• Veil entrance, where Ranya explains how you can add a veil to the entrance part of the choreography.
  • 6 sections of advanced drills based on the choreography.
  • Performance on stage of the choreography taught in the DVD.

Advised level

This DVD has something to offer for beginners (as long as they know some basic movements), as well as for more intermediate/ advanced dancers who can find some useful ideas and inspirations.

Baladi DVd

The Baladi: Bellydance Egyptian Style

General impression

This is a set of 2 instructional DVDs, which is great value for money for all the information that you get. Baladi is a more traditional style of Egyptian dance, which is improvised rather than choreographed. As such, Ranya gives very useful information on cultural background and music and, rather than teaching a choreography, she teaches individual steps and guides you in order to develop you own improvisations. She also gives you guidance and tips on how to interpret baladi.

I particularly like the way she explains movements and interpretation, by using different devices. For example, she encourages students not only to listen to the music and follow instructions, but also to visualise and to draw patterns on a piece of paper to help them better visualise the music. Thus she encourages the use of all senses. Overall this is a great DVD and one I definitely recommend.

Content of DVD 1

  • Introduction to the DVD and to baladi style.
  • Explanation of baladi from the cultural point of view and of the ‘feeling’ of baladi.
  • Musicians explain the role of different instruments in baladi.
  • Explanation of baladi progression for women dance (awadi) and of the style danced by men (tet).
  • Explanation of baladi rhythms, demonstrated by musicians.
  • Demonstration of awadi baladi progression.
  • Demonstration of tet baladi.
  • Demonstration of a mix of different popular baladi songs.
  • Posture and alignment (in every DVD with Ranya there is a section on posture, as she is a keen promoter of the importance of good posture for a correct representation of dance).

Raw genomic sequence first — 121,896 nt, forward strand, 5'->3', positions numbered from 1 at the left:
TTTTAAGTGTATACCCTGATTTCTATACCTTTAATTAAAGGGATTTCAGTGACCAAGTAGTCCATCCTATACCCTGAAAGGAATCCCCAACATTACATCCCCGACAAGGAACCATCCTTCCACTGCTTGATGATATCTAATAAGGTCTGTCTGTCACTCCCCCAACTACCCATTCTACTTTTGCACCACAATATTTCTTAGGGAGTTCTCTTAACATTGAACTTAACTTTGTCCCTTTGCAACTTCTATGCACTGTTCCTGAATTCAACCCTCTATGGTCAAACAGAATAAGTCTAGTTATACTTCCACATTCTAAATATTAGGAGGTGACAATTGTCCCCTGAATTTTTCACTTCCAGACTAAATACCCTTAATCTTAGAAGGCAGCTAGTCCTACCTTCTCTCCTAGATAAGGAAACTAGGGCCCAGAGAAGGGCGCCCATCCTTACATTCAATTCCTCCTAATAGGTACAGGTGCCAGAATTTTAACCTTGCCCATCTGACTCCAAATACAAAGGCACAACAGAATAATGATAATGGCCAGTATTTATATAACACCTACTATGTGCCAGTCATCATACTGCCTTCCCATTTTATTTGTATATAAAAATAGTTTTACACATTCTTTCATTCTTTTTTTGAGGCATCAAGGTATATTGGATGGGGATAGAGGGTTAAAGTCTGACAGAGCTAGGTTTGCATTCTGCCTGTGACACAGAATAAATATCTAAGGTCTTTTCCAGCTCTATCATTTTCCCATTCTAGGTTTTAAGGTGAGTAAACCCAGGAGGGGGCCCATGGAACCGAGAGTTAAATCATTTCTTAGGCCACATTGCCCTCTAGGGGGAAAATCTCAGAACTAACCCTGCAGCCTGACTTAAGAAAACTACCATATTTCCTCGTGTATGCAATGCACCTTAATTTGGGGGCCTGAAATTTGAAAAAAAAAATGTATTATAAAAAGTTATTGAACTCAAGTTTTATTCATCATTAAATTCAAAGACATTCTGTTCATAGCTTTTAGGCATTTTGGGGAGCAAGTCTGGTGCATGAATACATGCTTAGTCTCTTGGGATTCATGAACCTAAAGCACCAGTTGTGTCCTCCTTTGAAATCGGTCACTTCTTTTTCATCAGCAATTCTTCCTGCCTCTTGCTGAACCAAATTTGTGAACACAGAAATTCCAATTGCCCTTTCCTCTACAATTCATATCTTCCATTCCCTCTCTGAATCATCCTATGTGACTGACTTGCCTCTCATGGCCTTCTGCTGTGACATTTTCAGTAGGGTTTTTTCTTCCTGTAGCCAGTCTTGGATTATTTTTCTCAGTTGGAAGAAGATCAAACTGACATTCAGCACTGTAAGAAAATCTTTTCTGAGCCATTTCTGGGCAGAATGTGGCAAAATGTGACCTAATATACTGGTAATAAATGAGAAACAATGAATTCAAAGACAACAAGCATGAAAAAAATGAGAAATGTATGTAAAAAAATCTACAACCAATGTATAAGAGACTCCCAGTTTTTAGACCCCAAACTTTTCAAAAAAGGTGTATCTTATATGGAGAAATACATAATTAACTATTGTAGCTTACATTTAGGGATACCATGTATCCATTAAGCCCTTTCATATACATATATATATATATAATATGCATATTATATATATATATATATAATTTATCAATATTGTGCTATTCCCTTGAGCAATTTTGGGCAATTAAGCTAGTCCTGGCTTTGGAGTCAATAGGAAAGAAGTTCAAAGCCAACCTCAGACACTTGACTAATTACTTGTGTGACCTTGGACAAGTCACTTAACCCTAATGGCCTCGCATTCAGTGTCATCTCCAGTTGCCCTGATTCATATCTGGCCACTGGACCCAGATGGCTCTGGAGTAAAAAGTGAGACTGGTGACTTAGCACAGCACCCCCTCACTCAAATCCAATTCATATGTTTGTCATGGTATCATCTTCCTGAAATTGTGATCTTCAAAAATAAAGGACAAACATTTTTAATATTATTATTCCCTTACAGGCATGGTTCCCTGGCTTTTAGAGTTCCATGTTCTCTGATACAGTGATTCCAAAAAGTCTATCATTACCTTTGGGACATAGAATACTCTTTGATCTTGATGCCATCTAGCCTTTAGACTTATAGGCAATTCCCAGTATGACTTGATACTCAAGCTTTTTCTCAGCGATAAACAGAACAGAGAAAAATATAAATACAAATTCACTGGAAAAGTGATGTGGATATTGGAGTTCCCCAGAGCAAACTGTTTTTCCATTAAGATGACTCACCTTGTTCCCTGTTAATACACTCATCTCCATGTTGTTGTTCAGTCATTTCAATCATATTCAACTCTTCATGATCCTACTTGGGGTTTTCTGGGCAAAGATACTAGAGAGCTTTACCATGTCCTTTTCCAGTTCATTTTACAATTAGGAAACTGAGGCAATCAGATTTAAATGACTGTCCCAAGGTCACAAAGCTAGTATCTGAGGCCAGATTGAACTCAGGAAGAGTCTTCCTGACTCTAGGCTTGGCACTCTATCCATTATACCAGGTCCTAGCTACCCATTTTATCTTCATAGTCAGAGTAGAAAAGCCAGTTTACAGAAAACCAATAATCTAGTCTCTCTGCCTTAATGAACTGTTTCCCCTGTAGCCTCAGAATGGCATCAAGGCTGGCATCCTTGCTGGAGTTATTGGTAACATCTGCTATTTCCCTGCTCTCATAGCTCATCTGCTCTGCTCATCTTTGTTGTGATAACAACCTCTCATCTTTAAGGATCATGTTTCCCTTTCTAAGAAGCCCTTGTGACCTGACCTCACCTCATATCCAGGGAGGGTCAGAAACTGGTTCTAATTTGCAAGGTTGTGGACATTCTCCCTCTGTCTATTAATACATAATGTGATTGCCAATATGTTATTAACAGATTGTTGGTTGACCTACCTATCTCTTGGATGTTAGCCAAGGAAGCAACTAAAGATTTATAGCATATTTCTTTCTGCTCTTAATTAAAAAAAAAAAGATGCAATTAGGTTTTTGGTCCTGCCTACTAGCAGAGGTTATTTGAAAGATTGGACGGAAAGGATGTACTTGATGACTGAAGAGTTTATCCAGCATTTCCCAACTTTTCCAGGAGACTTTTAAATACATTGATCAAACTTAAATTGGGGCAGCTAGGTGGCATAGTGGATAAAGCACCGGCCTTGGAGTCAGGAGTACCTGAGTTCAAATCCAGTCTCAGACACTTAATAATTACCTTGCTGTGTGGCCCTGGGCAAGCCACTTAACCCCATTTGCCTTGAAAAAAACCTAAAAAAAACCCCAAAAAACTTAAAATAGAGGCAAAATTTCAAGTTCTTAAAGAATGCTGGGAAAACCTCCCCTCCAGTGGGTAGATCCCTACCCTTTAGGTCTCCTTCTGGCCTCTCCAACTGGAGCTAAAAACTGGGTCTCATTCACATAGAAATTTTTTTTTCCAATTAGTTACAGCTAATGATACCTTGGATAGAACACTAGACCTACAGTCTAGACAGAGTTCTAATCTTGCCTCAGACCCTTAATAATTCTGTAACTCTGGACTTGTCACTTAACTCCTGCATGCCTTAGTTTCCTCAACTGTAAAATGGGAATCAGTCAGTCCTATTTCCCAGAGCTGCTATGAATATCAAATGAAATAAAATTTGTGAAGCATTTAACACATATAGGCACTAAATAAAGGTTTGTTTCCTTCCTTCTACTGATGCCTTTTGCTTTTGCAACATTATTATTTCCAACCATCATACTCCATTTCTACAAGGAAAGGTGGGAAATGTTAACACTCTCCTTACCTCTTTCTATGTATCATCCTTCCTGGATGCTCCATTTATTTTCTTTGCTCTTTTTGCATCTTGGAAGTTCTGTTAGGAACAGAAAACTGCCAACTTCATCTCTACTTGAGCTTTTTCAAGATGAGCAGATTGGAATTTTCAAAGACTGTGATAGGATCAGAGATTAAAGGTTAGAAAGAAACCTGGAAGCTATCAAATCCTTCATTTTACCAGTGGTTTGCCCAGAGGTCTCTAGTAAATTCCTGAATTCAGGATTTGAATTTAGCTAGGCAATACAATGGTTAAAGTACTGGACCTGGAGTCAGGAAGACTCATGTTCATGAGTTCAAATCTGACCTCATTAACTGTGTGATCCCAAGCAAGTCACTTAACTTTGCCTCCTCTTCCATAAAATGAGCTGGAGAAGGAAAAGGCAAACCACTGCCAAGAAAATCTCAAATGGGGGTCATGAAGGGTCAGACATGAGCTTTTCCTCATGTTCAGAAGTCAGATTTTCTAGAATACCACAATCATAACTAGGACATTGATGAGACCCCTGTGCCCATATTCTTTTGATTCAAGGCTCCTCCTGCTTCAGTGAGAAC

• Technique. This is a good and extensive section in which Ranya explains: terminology of movements; framing and transitions; fluid movements such as different types of hip circles, figures of 8, undulations,  chest movements; accents, such as hip locks; shimmies and shimmies plus accents; maqsoum moves, which include a great variety of movements, many of which Egyptian belly dancers often use and Ranya explains the technique behind them; ingerara moves. This sections takes a long time to go through if you want to perfect your movements and there is really a lot to sink your teeth into.

Content of DVD 2

  • Advice on building an improvisational practice.
  • Guide on interpreting taqsim.
  • Improvisational drills. These include 3 different baladi tracks (two awadi and on one tet), for which Ranya gives demonstrations and drills. However, the viewer is supposed to improvise on her own rather than follow Ranya. The more you practise, the more you will develop your own style and movement repertoire.
  • Arm path drills. Arms can often be a sticky point for dancers and it may be hard to know sometimes what to do with them, if you have not practised enough. This arms path drills can be useful to help you develop confidence in moving our arms.
  • Cool down routine and stretching.

Advised level

Just like the DVD on modern oriental, this DVD can be used both by beginners, who need an introduction to baladi, and by more intermediate dancers who would like new ideas or a clear definition of what baladi is.

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Valeria is a dance researcher completing a PhD in dance and heritage. Valeria also teaches and performs as a belly dance but also enjoys learning ballet, jazz dance and other dance genres.